## Constructing primes based on BB strategies

The ideas here are the ones that, when combined together, give a general overview as how I am currently thinking of primes. The most important elements of this post remain:

– the use of digital roots to analyze potential divisibility problems,- generalization of a notion of a digital root,
– creating primes out of digital roots,
– creating (123)(332)(9442)(4421)(313) numbers based on their building blocks,
– understanding how the ordering of building blocks affects primarility.

Analogy to the proof by induction. Known induction is used for integers. Given that integers are ordered and I(n+1) = I(n) +1, we can assume that if a statement being true for I(n) implies statement being true for I(n+1), then the statement is true for all integers. This type of proof can be used for any sequence, i.e. not only the sequence of integer numbers. In particular, it can be applied to a sequence of prime numbers.

If we look for an equation true only for primes, we’d have e.g. $0 = (x-p_1)(x-p_2)(x-p_3)...(x-p_n )$.  Lets now name $F(n) = (x-p_1)(x-p_2)...(x-p_n)$, which I currently analyzed shortly for $n=2$ only. Could we find solutions of these polynomials? Could those help us find out more about the distribution of primes? This is the first approach.

The other one that I have in my head is that linear combinations of numbers, therein digital roots, could be used for primarility testing. Still, the generalized approach to those combinations would be required. Firstly, those don’t care about the ordering of numbers. Still, in the general form, they’d have to as, for instance, division by 4 requires last two digits, whereas division by 11 requires two conditions being met, including one with the standard digital root etc. So, a generalization of those linear combinations of nunbers could help us with the generalization of the idea of a digital root and the use of those for finding divisibility rule for any integer. That is the second approach.

The third approach is the second one but for ordered elements of the numbers. This was already handled with the notion of a generalized linear combination of numbers but, for the sake of simplification, is mentioned for the second time. The analysis of a “big” number would deploy using a specific measure for specific elements of the number (subnumbers built out of chosen digits). Such a recurrential approach could be noticed regarding the divisibility rule for 3. We have that the sum of the digits must also be divisible by 3, which is again recurrence, ie. if the original number is $W_1$ and the sum of its digits $S_1$, then for the $W_1$ to be divisible by 3, $S_1$ must be divisible by 3, thus the sum of its digits must also be divisible by 3 etc. The same applies for \$9\$. Similar but with the use of two linear functions is used for the divisibility for 11. Another kindsof linear equations (that must also fit the general form) are the ones for divisibility for 19 or 17. The generic tool would have to work for all primes. Any non-prime would apply all the subsequent rules for all divisors.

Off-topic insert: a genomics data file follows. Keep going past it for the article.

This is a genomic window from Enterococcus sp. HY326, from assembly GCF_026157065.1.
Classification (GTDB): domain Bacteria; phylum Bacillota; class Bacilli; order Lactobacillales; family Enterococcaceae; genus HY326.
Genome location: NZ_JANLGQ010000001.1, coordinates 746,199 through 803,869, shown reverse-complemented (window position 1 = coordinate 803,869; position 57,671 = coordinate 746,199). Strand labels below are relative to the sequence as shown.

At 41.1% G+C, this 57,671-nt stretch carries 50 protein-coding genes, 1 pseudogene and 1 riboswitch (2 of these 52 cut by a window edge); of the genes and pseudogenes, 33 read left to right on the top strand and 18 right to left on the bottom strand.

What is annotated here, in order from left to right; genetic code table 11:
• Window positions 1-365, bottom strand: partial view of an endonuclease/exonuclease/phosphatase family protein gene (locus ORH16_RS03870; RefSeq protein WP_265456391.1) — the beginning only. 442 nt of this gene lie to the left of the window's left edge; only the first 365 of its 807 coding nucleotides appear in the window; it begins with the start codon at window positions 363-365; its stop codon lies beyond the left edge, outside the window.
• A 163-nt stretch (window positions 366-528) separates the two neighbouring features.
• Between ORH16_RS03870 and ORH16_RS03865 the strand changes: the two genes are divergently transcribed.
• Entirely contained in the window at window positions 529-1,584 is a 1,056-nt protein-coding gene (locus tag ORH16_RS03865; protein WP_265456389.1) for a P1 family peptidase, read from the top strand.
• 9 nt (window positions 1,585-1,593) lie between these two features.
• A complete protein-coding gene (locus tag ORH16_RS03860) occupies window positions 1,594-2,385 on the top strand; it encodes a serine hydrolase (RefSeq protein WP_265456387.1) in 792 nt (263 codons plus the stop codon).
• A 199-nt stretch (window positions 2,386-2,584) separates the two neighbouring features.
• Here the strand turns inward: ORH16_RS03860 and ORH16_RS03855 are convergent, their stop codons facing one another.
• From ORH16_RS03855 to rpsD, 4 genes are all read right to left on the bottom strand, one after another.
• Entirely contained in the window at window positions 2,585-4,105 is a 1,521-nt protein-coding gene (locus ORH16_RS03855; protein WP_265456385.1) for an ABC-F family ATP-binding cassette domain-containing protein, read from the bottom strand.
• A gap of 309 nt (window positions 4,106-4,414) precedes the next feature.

And the last thing is all about the previous paragraph and some other posts I have been writing about the geometrical interpree tation of numbers.

Another thing I am going to show in the future is how the parts of numbers influence the main number, ie. for 3298472304923 how e.g. 32984 and 72304923, or 32984723049 and 23 could be used to learn about the number. In terms of iterative computation-based analysis, analytic approach as well as one other idea. This idea is as follows: when you see a number you see “ups” and “downs”, e.g. for 239482 when at 23, we are having a big “up” to 9, then a major “down” to 4, then again an up to “82” etc. Ups and downs could use different numbers of digits. The idea is to understand how to look at numbers in a simpler manner.

Also, another representation of numbers, as always. I need to understand how decimal system is hurting our coginition and liability to strive for understanding what lies beneath the numbers. But this is, again, strongly related to the analysis I had mentioned before.

Below, a couple of notes, research-related, for those who want to stay up to date with what I am doing.

Numbers with digital root = 1.

Numbers with DR=2.

Below the most latest version of my analysis. Prime numbers turned into T-Sequence: 2 3 5 7 2 4 8 1 5 2 4 1 5 7 2 8 5 7 4 8 and Xi matrix with R-sequence with light of some other frequency shed on: